Amazon has said that its quick order-turnaround system is accomplished not just by human labor but also by technological advances, including its own Amazon Robotics design.
While Amazon’s earnings continue to grow, however, workers charged with filling orders at faster speeds are working under “endlessly brutal and punishing conditions,” as reporter Ravie Lakshmanan put it. The Guardian has described warehouse workers being injured on the job and then denied benefits or help. In another case, a former Amazon employee said he was fired for supporting unionization efforts.
These conditions led Amazon workers across Europe to go on strike on Prime Day in 2018. This year, Amazon workers at the Shakopee fulfillment center will take up the mantle and engage in a six-hour work stoppage.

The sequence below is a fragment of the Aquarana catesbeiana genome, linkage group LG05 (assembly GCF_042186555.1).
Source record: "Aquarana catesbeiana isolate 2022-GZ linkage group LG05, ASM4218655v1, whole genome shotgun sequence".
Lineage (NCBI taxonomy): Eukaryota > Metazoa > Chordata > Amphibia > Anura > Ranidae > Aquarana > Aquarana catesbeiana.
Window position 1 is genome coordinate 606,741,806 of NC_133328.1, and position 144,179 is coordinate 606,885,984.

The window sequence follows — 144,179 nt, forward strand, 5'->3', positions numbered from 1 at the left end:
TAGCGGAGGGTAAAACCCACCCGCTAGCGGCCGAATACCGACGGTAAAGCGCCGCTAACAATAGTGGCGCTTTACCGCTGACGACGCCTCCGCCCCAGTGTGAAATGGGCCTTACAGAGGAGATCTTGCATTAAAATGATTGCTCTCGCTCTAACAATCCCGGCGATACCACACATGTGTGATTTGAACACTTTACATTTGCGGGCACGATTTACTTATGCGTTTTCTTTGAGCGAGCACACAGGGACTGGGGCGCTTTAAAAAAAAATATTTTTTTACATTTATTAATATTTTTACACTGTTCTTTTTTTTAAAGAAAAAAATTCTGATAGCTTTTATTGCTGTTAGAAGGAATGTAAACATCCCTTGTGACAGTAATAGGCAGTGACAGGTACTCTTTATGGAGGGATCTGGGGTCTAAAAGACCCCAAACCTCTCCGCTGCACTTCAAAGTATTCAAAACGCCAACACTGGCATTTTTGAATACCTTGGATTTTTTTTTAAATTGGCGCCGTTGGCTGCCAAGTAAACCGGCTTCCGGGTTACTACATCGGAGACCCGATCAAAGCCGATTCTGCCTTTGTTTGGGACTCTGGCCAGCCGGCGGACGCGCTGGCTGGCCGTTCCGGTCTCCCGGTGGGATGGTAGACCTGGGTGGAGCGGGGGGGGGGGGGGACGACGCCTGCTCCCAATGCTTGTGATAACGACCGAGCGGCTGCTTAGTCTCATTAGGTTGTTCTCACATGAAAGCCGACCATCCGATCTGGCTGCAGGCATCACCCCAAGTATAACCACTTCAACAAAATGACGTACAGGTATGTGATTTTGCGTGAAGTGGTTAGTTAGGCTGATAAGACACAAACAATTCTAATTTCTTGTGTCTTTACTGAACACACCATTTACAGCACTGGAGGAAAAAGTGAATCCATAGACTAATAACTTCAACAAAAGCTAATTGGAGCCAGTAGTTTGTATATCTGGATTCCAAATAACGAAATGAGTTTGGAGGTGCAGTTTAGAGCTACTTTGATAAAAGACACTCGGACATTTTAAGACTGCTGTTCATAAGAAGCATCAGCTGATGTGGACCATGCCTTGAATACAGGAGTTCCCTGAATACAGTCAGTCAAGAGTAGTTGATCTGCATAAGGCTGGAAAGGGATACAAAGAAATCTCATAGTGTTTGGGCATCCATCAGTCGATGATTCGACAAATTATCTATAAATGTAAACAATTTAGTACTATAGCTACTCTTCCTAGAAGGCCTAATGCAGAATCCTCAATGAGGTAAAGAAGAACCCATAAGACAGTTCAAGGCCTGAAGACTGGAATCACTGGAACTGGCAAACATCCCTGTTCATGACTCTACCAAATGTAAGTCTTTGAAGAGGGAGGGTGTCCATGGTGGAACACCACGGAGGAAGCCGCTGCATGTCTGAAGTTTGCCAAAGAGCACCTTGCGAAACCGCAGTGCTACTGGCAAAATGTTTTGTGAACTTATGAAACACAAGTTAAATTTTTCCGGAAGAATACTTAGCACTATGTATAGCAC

So far, this is the only known action planned by Amazon employees in the United States. The striking Minnesota workers were joined, however, by a handful of engineers from Amazon’s Seattle headquarters, who reportedly flew to Minnesota to join the protest and pressure the retail behemoth to take a more active role in addressing climate justice concerns.
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Sarah Lahm is a Minneapolis-based writer and former English Instructor. She writes the Midwest Dispatch column for the Progressive magazine, and her work has appeared in other local and national outlets.